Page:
The 2009 International Assessment of Agricultural Knowledge, Science and Technology for Development report recommended agroecology to maintain and increase the productivity of global agriculture. The recent UN High Level Panel of Experts report concludes that agroecology provides greatly improved food security and nutritional, gender, environmental and yield benefits compared to industrial agriculture. Both reports note the vital importance of smallholder farming.
India needs to adopt a rural-centric approach to development and resist being incorporated further into the globalised food regime dominated by Western agri-food conglomerates. It must move away from a narrowly defined notion of food security and embrace the concept of food sovereignty. This notion of food security has been designed and enacted by Western corporations that have promoted large-scale, industrialised corporate farming based on specialised production, land concentration and trade liberalisation. This has led to the widespread dispossession of small producers and global ecological degradation.
What we have witnessed is an international system of chemical-dependent, agro-export mono-cropping and big infrastructure projects linked to loans, sovereign debt repayment and World Bank/IMF directives, the outcomes of which have included a displacement of the peasantry, the consolidation of global agri-food oligopolies and the transformation of many countries into food deficit regions.
Across the world, we have seen a change in farming practices towards mechanised industrial-scale chemical-intensive monocropping and the undermining or eradication of rural economies, traditions and cultures. We see the ‘structural adjustment’ of regional agriculture, spiralling input costs for farmers who have become dependent on proprietary seeds and technologies and the destruction of food self-sufficiency.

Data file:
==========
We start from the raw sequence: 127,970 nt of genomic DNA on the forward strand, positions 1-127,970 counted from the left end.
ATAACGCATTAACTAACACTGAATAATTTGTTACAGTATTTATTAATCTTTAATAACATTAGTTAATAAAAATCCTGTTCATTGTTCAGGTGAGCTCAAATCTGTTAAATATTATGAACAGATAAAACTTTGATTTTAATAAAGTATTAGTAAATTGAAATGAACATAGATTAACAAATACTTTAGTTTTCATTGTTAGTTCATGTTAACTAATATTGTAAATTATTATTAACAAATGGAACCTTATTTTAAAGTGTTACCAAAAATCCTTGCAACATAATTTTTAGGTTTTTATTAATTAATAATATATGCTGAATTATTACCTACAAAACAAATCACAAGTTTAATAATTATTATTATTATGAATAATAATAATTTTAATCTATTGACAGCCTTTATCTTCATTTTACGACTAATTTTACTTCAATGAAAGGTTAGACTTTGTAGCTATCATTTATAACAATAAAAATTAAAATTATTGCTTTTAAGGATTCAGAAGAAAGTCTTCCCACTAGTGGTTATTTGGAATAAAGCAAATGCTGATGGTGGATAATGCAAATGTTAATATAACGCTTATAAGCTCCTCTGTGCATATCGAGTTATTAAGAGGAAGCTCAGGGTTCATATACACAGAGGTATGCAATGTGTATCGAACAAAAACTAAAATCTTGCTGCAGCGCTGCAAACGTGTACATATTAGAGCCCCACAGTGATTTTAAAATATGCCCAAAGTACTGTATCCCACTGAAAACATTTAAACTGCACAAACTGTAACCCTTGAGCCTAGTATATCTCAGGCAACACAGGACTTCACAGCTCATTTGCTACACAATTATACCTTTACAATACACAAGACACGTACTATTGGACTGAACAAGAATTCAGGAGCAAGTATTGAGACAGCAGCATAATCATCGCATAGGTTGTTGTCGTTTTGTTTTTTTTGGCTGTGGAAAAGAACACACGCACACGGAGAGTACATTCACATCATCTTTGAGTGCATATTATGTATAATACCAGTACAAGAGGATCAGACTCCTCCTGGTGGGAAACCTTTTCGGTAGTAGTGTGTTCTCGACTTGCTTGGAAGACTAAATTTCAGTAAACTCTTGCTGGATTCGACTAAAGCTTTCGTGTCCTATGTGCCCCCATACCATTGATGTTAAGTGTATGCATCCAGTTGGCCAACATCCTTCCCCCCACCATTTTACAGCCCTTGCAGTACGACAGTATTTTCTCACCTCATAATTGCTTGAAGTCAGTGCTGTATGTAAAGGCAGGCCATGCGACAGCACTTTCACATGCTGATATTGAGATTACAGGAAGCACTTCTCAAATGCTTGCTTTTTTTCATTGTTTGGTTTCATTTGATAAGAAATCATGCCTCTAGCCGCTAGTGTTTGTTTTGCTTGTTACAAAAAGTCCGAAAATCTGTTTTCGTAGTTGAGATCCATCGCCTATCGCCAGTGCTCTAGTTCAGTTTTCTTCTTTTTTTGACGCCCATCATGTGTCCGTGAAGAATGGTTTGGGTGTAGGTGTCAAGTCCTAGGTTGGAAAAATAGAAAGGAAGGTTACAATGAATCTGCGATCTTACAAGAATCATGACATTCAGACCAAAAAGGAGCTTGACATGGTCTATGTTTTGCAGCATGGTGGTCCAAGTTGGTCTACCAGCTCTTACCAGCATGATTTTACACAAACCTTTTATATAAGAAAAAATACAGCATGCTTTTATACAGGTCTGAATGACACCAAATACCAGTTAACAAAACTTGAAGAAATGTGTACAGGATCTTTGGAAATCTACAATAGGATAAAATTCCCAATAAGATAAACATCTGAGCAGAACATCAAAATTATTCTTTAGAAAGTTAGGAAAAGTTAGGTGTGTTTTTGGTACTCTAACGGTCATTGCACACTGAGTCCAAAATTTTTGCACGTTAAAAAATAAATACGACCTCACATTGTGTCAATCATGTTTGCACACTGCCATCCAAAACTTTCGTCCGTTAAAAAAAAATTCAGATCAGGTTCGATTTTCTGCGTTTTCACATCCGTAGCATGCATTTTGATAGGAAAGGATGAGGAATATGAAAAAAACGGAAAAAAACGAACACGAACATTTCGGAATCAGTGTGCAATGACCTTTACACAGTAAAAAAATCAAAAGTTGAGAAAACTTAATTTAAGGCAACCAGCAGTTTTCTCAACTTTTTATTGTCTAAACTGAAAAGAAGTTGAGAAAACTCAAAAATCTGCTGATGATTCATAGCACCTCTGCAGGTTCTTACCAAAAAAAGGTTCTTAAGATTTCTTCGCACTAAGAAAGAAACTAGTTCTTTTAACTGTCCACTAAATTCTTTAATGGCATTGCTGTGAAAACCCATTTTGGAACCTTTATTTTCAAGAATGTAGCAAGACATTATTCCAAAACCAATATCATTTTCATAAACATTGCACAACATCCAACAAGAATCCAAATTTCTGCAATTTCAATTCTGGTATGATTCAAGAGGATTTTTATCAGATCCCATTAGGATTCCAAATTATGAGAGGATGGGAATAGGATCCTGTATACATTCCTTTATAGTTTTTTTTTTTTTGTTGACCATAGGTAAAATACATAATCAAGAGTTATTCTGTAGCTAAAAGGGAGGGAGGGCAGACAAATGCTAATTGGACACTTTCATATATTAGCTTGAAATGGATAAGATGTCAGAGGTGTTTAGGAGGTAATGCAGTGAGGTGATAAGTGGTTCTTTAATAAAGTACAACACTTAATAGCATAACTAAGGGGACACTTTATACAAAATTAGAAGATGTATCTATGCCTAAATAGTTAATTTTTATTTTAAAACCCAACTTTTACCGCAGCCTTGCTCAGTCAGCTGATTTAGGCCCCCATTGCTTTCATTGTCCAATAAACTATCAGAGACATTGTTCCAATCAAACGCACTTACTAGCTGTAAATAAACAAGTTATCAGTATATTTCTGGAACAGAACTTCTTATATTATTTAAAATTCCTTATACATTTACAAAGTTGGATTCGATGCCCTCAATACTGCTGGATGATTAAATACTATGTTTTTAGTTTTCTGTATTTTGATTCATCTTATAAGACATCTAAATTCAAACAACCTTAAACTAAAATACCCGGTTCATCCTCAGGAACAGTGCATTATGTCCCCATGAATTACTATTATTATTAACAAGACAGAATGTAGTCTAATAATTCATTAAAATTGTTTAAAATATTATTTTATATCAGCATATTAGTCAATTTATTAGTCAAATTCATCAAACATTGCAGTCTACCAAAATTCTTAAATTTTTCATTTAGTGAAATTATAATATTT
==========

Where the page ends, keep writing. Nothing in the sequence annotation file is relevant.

In effect, we see a globalised ‘stuffed and starved’ food regime that benefits the rich countries at the expense of the poor. Given the ecological devastation, water resource depletion (and pollution), soil degradation and the dependency relations that form part of this system, global food security has been undermined.
Whether it involves the transformation of Africa from a net exporting food continent to a net importer or the devastating impacts of soy cultivation in Argentina, localised, traditional methods of food production have given way to global supply chains dominated by policies which favour agri-food giants, resulting in the imposition of a model of agriculture that subjugates remaining farmers and regions to the needs and profit margins of these companies.
On the other hand, food sovereignty encompasses the right to healthy and culturally appropriate food and the right of people to define their own food and agriculture systems. ‘Culturally appropriate’ is a nod to the foods people have traditionally produced and eaten as well as the associated socially embedded practices which underpin community and a sense of communality. But it goes beyond that.
People have a deep microbiological connection to soils, processing and fermentation processes which affect the gut microbiome – the up to six pounds of bacteria, viruses and microbes akin to human soil. And as with actual soil, the microbiome can become degraded according to what we ingest (or fail to ingest). Many nerve endings from major organs are located in the gut and the microbiome effectively nourishes them. There is ongoing research taking place into how the microbiome is disrupted by the modern globalised food production/processing system and the chemical bombardment it is subjected to.
Capitalism colonises (and degrades) all aspects of life but is colonising the very essence of our being – even on a physiological level. With their agrochemicals and food additives, powerful companies are attacking this ‘soil’ and with it the human body. As soon as we stopped eating locally-grown, traditionally-processed food, cultivated in healthy soils and began eating food subjected to chemical-laden cultivation and processing activities, we began to change ourselves. Along with cultural traditions surrounding food production and the seasons, we also lost our deep-rooted microbiological connection with our localities. We traded it in for corporate chemicals and seeds and global food chains dominated by the likes of Monsanto (now Bayer), Nestle and Cargill.